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5 common misconceptions about divorce

On Behalf of | Nov 10, 2022 | Family Law

Many people want to file for divorce but don’t because they may have heard a story about someone having a messy divorce. These stories often create common misconceptions that discourage people from seeking change in their lives. This could create fear that a divorce will be the biggest mistake of their lives.

These misconceptions are just that, however, a misconstrued, unlikely story. To better understand how divorce works, it may be best to know how divorce doesn’t work. Here’s what you should know:

  1. You’ll lose everything in the asset division process

Assets are typically owned equally in a marriage, so marital assets may be evenly divided between you and your spouse. Having a prenup or postnup may make it clear who receives what assets in a divorce. These legal documents help detail what assets are protected during the division process.

  1. You’ll never see your kids again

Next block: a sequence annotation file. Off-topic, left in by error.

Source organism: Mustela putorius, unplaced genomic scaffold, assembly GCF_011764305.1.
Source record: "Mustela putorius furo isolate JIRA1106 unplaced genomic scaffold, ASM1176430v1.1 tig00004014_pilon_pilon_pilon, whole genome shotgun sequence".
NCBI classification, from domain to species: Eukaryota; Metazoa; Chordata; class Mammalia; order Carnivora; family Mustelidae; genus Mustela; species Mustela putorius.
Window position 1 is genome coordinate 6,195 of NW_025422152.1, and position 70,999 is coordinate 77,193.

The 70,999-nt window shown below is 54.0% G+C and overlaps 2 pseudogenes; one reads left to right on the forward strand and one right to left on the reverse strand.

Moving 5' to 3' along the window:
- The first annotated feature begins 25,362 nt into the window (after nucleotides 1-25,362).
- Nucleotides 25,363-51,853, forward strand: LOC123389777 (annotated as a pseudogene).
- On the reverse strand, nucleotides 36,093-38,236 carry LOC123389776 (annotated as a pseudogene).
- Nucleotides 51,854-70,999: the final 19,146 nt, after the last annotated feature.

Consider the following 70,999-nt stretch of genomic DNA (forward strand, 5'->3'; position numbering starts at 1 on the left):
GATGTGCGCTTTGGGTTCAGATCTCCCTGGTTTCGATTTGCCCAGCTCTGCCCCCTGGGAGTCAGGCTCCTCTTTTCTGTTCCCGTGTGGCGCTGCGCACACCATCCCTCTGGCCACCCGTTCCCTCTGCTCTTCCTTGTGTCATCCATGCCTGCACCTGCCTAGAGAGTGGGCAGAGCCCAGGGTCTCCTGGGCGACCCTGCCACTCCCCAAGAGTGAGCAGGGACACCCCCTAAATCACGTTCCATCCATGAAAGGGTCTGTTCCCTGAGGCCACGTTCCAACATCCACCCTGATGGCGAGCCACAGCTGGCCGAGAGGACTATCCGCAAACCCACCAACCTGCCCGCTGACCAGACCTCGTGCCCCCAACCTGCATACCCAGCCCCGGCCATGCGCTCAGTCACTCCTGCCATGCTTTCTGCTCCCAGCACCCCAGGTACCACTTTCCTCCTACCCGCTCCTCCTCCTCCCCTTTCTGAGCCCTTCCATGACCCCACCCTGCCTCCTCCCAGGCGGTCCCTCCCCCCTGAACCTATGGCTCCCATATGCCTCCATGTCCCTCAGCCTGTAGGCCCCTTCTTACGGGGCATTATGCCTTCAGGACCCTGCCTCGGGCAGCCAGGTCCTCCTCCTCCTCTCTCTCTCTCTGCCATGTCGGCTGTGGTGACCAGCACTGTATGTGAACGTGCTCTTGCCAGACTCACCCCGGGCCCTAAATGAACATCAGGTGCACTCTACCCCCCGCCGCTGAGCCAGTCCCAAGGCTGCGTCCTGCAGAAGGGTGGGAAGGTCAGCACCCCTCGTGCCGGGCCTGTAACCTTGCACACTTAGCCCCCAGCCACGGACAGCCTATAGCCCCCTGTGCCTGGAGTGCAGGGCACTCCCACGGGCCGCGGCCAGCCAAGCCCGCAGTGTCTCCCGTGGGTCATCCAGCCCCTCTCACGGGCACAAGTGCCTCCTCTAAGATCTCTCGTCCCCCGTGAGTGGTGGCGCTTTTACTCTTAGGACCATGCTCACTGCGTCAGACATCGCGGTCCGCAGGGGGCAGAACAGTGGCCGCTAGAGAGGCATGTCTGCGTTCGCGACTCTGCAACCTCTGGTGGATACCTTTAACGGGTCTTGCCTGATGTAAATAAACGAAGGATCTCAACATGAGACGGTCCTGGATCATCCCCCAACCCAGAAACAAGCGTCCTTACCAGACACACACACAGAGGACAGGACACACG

Most people plan out a child custody order during a divorce. This allows each parent to continue contributing to their children and granting allotted parenting times. Parents usually discuss a co-parenting plan or a parallel parenting plan – which work very similarly, but, in a co-parenting plan, each parent works together, while a parallel parenting plan has parents working independently of each other.

  1. Your spouse can stop a divorce

If your spouse doesn’t want to sign for a divorce, then they’re in for an unhappy surprise because you can still it. Your spouse has to meet a deadline to sign a divorce petition otherwise you may be able to have a judge grant the petitions agreement through a default divorce. Your spouse won’t be able to oppose the divorce and will only have delayed the inevitable.

  1. Alimony will last for a lifetime

If you and your spouse agreed to an alimony plan, then, after divorce, there’s a chance you may be financially supporting your spouse. Some people may believe that alimony lasts forever as a repercussion of divorce. The truth, however, is that alimony only lasts for a fraction of the length of the marriage.

  1. You don’t need legal help during a divorce

Divorce is a delicate matter that often needs legal help to support the decision. There are many considerations to make when splitting two peoples’ lives.